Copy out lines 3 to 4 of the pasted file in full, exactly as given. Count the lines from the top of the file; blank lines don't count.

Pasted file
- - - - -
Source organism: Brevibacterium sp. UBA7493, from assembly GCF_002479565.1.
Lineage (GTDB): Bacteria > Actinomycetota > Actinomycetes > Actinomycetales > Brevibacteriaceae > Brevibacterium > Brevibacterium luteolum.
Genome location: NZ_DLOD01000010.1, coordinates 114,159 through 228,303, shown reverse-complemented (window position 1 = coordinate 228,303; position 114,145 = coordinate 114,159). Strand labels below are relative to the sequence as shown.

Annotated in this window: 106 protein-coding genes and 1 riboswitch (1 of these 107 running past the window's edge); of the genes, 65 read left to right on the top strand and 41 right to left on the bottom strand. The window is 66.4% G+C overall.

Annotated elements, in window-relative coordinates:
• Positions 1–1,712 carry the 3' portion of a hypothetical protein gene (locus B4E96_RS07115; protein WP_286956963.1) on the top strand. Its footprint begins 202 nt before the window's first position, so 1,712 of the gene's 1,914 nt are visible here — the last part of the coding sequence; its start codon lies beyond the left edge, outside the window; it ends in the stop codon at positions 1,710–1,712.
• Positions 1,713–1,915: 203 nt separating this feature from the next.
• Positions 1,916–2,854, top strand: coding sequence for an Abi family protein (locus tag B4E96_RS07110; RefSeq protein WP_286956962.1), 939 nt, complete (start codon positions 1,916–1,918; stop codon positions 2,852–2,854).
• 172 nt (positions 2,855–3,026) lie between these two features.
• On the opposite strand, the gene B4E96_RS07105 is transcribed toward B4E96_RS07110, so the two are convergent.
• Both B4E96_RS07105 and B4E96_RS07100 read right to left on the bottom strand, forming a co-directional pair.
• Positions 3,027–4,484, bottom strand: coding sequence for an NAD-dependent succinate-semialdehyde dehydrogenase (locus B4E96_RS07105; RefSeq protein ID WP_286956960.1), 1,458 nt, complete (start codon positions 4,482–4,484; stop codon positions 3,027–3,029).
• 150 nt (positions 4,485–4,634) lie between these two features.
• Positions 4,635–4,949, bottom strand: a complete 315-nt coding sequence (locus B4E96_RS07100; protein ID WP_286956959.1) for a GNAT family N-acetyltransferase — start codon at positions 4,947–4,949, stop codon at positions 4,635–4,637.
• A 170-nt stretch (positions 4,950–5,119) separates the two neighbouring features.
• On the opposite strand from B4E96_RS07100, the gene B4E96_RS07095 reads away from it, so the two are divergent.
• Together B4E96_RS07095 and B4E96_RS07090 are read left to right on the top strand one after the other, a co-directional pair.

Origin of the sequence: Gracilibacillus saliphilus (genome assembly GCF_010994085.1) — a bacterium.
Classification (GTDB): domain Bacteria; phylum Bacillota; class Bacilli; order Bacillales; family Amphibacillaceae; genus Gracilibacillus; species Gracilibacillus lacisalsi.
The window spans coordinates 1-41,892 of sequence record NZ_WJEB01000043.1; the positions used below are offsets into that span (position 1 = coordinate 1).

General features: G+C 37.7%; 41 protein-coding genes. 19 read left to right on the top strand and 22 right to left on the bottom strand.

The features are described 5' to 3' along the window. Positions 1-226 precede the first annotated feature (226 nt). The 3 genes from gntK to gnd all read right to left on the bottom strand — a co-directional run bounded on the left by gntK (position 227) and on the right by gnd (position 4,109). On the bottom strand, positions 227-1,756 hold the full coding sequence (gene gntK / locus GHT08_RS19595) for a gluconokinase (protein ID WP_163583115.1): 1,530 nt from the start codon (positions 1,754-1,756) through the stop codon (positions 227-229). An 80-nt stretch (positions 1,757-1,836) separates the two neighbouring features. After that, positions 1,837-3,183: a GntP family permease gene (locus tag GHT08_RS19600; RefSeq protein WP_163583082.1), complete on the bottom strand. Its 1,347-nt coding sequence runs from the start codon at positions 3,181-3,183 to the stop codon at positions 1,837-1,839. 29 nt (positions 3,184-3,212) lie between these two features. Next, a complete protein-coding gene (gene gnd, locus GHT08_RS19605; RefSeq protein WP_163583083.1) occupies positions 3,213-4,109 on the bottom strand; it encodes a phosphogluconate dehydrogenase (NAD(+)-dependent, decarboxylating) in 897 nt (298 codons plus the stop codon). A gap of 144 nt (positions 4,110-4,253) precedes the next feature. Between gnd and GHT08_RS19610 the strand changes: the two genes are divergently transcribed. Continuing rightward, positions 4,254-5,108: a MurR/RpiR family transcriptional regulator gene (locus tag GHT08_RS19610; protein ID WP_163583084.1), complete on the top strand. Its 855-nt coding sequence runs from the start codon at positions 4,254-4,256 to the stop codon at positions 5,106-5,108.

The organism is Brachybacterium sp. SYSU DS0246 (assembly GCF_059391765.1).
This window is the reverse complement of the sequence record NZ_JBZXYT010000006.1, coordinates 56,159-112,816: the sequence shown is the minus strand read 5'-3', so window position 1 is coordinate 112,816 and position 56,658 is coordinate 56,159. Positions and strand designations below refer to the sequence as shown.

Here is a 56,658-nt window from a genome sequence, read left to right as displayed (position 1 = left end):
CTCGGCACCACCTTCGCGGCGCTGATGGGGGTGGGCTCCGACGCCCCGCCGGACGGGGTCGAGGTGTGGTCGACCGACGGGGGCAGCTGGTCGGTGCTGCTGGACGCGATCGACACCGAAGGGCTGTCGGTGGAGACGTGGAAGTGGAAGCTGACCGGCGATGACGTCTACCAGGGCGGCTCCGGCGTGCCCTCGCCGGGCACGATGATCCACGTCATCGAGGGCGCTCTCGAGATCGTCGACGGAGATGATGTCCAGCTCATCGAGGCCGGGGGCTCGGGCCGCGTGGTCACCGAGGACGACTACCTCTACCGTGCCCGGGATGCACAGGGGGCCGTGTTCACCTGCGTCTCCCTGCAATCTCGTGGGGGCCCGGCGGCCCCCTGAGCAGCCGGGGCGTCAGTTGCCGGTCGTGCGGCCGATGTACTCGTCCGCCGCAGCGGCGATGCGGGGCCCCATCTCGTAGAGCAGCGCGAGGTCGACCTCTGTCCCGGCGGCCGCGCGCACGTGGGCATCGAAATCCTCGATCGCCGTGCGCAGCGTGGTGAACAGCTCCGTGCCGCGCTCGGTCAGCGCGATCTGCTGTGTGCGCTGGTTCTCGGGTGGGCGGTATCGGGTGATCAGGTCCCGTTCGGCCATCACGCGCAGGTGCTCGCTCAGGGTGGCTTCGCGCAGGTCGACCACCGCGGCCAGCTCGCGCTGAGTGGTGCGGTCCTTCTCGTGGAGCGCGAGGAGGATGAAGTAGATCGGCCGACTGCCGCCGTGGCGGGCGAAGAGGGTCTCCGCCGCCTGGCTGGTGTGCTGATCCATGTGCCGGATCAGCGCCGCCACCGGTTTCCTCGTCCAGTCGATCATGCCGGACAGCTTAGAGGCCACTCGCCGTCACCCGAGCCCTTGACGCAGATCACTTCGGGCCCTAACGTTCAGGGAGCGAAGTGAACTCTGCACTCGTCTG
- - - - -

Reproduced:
Genome location: NZ_DLOD01000010.1, coordinates 114,159 through 228,303, shown reverse-complemented (window position 1 = coordinate 228,303; position 114,145 = coordinate 114,159). Strand labels below are relative to the sequence as shown.

Annotated in this window: 106 protein-coding genes and 1 riboswitch (1 of these 107 running past the window's edge); of the genes, 65 read left to right on the top strand and 41 right to left on the bottom strand. The window is 66.4% G+C overall.